Germs In Your Shower Head Could Cause Lung Disease, According To A New Study
While it seems obvious that the whole point of taking a shower in the first place is to get clean, it turns out that your shower might be dirtier, and less clean, than you thought. According to a new study, germs in your shower head could cause lung disease. Published in the journal MBio, the study shows that a lung disease, called nontuberculous mycobacterial (NTM) lung disease, can be caused by breathing in the aerosols of a specific type of mycobacteria. And as gross as this sounds, the fact that these critters are lurking on your shower head as you unwittingly take your daily shower is even yuckier — because you definitely don’t need lurking, disease-causing germs raining down on your head everyday.
Newsweek reports that while most people can inhale mycobacteria without getting sick, if these germs attack the lungs, it can result in inflammation, NTM, or chronic lung problems. Symptoms include shortness of breath, coughing, fatigue, and weight loss, according to Newsweek. Antibiotic treatment can help, but in severe cases, they might be needed for up to 12 months in order to fully clear the infection out.
Newsweek writes that in the U.S. alone, over 80,000 people have NTM, with many people affected being older adults and people with compromised immune systems. The areas most affected by NTM-causing bacteria include southern California, Florida, Hawaii, and New York City, according to Newsweek. About NTM notes that folks come into contact with NTM bacteria regularly during daily life, and it’s usually not a cause for concern for most people.
Part of the problem with NTM-causing germs lies in the fact that they survive both heat and the chlorine added to municipal water in the disinfection process, Metro reports. University of Colorado at Boulder researcher and study co-author Matthew Gebert, told Metro that “Bacteria grow and persist in biofilms coating the inside of shower heads and shower hoses, despite the seemingly inhospitable conditions.” Gebert also said that these germs also seem to be able to tolerate “rapid temperature fluctuations, long intervals of stagnation, followed by turbulent flow events.”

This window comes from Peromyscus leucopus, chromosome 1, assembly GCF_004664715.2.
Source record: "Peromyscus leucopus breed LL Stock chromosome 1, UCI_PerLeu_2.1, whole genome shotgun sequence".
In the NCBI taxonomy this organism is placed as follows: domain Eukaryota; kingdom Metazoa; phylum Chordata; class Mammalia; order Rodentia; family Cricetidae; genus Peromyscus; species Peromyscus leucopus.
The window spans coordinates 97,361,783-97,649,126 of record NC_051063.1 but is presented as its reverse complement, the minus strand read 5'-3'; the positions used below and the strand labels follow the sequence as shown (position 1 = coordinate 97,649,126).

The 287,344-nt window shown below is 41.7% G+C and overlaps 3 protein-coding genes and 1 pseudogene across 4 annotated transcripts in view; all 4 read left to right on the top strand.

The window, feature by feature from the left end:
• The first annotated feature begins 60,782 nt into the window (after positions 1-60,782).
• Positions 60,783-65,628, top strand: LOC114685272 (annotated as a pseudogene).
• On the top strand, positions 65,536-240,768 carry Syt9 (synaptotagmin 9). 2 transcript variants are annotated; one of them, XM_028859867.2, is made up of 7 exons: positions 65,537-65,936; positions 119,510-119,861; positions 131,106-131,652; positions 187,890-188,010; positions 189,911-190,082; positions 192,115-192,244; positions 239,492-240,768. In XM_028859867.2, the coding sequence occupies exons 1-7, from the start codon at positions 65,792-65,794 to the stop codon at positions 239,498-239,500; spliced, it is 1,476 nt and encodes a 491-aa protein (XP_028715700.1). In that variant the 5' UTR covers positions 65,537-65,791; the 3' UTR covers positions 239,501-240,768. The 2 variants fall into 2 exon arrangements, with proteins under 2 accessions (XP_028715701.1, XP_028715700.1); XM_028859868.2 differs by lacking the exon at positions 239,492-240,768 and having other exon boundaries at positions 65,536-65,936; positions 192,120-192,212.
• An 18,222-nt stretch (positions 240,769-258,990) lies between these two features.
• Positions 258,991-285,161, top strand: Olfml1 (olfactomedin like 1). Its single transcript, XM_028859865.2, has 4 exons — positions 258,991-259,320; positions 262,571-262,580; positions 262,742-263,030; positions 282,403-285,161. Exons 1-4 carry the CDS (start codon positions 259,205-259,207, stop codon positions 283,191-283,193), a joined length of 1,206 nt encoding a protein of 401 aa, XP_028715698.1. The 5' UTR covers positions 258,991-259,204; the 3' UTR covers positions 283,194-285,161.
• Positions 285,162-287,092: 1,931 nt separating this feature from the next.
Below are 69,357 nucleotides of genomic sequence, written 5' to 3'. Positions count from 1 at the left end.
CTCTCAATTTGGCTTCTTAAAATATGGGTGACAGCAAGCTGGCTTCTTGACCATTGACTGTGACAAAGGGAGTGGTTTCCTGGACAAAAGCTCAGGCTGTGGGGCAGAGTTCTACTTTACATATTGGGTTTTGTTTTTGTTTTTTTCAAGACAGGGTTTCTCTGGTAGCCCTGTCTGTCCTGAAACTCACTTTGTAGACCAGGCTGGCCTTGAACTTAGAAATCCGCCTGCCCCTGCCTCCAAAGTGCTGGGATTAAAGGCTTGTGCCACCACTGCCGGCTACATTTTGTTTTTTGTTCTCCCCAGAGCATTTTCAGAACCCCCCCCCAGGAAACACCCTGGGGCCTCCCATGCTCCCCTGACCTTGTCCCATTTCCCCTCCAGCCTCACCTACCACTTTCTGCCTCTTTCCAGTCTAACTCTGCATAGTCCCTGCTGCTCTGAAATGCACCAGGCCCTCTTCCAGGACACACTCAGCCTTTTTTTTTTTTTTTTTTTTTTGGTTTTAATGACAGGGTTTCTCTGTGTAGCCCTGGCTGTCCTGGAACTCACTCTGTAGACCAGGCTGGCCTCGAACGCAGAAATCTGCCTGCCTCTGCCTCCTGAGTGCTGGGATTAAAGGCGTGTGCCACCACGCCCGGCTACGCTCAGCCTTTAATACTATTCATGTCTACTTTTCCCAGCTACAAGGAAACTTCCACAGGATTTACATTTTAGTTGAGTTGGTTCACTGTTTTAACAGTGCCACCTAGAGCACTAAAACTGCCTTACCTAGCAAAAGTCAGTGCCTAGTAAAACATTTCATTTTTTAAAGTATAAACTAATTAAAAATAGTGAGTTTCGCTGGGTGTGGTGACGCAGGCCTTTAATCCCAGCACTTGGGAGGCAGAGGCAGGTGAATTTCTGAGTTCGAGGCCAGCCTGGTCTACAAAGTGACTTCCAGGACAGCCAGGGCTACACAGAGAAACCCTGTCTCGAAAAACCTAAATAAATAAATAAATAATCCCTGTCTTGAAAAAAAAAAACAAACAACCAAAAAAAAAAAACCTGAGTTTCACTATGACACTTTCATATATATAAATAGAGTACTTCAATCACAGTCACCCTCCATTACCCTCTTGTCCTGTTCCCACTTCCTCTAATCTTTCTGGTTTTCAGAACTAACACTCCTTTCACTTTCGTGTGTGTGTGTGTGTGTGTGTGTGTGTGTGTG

So, basically, these little critters are tough, and aren’t so easily washed away. “In the act of showering, we are exposed to elevated concentrations of shower-head-associated bacteria as they are dislodged,” Gebert said. Yikes.
So, what to do to keep your shower head as free of bacteria as possible? Per Newsweek, researchers say that plastic shower heads are less prone to mycobacteria domination, as they tend to foster a wider range of non-harmful bacteria growth than metal ones do. If you can switch your metal shower head out, and opt for plastic one, that might help. Otherwise, just keep your shower head as clean as you can. A cleaning solution of equal parts white vinegar to water is effective, according to Good Housekeeping. Otherwise, you can just use your favorite commercial shower scrub.
While it can be helpful to be aware of the potential risks, there’s definitely no need to swap your showers for baths — NTM is a rare illness, according to the National Organization for Rare Disorders. Most microbes in your shower are totally harmless, and can be washed away with a good scrubbing.